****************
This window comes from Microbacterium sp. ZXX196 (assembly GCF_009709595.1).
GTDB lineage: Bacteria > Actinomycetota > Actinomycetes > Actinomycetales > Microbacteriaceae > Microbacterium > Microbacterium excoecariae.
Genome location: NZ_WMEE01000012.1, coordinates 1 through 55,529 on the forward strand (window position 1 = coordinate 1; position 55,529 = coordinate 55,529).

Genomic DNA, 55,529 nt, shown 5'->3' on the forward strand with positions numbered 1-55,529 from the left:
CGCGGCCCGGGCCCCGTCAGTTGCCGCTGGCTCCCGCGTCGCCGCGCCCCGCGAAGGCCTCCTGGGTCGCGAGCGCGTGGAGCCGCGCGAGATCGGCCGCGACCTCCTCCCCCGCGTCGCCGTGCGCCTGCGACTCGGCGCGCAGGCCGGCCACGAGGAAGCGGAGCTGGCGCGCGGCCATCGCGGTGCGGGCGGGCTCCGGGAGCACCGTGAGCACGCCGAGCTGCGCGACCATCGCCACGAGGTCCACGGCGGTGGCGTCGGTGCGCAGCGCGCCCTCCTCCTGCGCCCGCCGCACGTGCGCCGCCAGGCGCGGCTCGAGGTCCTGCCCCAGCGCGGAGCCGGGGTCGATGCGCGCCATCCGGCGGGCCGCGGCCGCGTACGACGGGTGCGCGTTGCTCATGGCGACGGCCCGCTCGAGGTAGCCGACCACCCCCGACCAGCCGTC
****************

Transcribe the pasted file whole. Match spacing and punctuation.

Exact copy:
This window comes from Microbacterium sp. ZXX196 (assembly GCF_009709595.1).
GTDB lineage: Bacteria > Actinomycetota > Actinomycetes > Actinomycetales > Microbacteriaceae > Microbacterium > Microbacterium excoecariae.
Genome location: NZ_WMEE01000012.1, coordinates 1 through 55,529 on the forward strand (window position 1 = coordinate 1; position 55,529 = coordinate 55,529).

Genomic DNA, 55,529 nt, shown 5'->3' on the forward strand with positions numbered 1-55,529 from the left:
CGCGGCCCGGGCCCCGTCAGTTGCCGCTGGCTCCCGCGTCGCCGCGCCCCGCGAAGGCCTCCTGGGTCGCGAGCGCGTGGAGCCGCGCGAGATCGGCCGCGACCTCCTCCCCCGCGTCGCCGTGCGCCTGCGACTCGGCGCGCAGGCCGGCCACGAGGAAGCGGAGCTGGCGCGCGGCCATCGCGGTGCGGGCGGGCTCCGGGAGCACCGTGAGCACGCCGAGCTGCGCGACCATCGCCACGAGGTCCACGGCGGTGGCGTCGGTGCGCAGCGCGCCCTCCTCCTGCGCCCGCCGCACGTGCGCCGCCAGGCGCGGCTCGAGGTCCTGCCCCAGCGCGGAGCCGGGGTCGATGCGCGCCATCCGGCGGGCCGCGGCCGCGTACGACGGGTGCGCGTTGCTCATGGCGACGGCCCGCTCGAGGTAGCCGACCACCCCCGACCAGCCGTC